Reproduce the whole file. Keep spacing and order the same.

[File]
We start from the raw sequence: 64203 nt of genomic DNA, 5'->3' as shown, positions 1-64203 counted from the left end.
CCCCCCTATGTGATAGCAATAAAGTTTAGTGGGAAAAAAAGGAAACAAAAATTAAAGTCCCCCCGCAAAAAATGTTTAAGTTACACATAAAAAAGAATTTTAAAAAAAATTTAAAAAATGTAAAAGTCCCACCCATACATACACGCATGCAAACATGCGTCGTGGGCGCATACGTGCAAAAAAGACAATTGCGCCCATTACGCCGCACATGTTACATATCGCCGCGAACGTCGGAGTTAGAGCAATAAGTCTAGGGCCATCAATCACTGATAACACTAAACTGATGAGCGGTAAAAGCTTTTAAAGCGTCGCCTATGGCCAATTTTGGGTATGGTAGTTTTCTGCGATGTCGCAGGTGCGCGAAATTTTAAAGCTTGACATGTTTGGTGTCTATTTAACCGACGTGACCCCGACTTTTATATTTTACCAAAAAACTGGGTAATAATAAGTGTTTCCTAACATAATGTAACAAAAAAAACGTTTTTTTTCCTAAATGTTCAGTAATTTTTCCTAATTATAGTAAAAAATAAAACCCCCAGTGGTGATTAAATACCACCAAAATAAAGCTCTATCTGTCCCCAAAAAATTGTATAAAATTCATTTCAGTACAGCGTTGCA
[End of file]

We start from the raw sequence: 64203 nt of genomic DNA, 5'->3' as shown, positions 1-64203 counted from the left end.
CCCCCCTATGTGATAGCAATAAAGTTTAGTGGGAAAAAAAGGAAACAAAAATTAAAGTCCCCCCGCAAAAAATGTTTAAGTTACACATAAAAAAGAATTTTAAAAAAAATTTAAAAAATGTAAAAGTCCCACCCATACATACACGCATGCAAACATGCGTCGTGGGCGCATACGTGCAAAAAAGACAATTGCGCCCATTACGCCGCACATGTTACATATCGCCGCGAACGTCGGAGTTAGAGCAATAAGTCTAGGGCCATCAATCACTGATAACACTAAACTGATGAGCGGTAAAAGCTTTTAAAGCGTCGCCTATGGCCAATTTTGGGTATGGTAGTTTTCTGCGATGTCGCAGGTGCGCGAAATTTTAAAGCTTGACATGTTTGGTGTCTATTTAACCGACGTGACCCCGACTTTTATATTTTACCAAAAAACTGGGTAATAATAAGTGTTTCCTAACATAATGTAACAAAAAAAACGTTTTTTTTCCTAAATGTTCAGTAATTTTTCCTAATTATAGTAAAAAATAAAACCCCCAGTGGTGATTAAATACCACCAAAATAAAGCTCTATCTGTCCCCAAAAAATTGTATAAAATTCATTTCAGTACAGCGTTGCA